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The county’s water-quality monitoring program is done-ski: No more money from the state. The county, which has a $4 billion annual budget, has not announced any plan to pay for the program itself.
But if county supervisors decided to, where could they find the money?
The county’s five supervisors annually distribute some $13 million in taxpayer money to schools, business groups and art organizations around the county. Supervisor Pam Slater-Price, more than any of her colleagues, has earmarked the money for organizations run by campaign supporters. A 2005 San Diego County Grand Jury report found that each supervisor’s personal priorities, not the county’s needs, determined where the funding went.
Tapping that money, one supervisor alone could fund water-quality monitoring. Dianne Jacob earmarked $300,000 this year for a synthetic turf football field at Mount Miguel High School, for example.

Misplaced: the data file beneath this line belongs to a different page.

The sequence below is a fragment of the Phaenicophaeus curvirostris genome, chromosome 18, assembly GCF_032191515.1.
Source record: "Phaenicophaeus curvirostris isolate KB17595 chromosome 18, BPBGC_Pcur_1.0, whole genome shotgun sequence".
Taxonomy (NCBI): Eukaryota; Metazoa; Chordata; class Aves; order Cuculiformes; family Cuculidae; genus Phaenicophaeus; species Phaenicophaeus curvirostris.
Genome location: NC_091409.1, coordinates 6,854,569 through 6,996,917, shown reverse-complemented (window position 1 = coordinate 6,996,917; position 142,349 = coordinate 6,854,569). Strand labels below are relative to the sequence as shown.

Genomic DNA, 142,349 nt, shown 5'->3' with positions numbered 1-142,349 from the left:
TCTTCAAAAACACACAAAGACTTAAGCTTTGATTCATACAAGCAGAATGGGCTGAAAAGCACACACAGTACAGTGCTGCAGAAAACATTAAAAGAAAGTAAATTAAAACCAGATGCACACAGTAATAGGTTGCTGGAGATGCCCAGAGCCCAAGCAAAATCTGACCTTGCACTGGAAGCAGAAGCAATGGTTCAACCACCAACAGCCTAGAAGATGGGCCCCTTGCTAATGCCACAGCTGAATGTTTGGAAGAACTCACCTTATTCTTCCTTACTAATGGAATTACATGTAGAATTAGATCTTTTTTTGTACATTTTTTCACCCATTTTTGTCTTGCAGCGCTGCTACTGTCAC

Or they could work together: Ron Roberts directed $80,000 to the San Diego Air and Space Museum to move an Atlas 2E rocket from Gillespie Field to Balboa Park; Bill Horn sent $10,000 to reimburse the Fallbrook Rotary Club for a September event called “Lobster on the Green;” Greg Cox pushed $7,000 to the Malashock Dance Club to buy and install a printer/copier; Slater-Price reimbursed $200,000 for a San Diego Opera performance that had already occurred; and Jacob gave $7,453.87 to Helix Charter High School to help buy a new football field scoreboard.
That’s one opera, one printer, one rocket relocation, one football scoreboard and a lobster dinner. Or a year’s worth of coastal water quality monitoring — with $2,453.87 left over.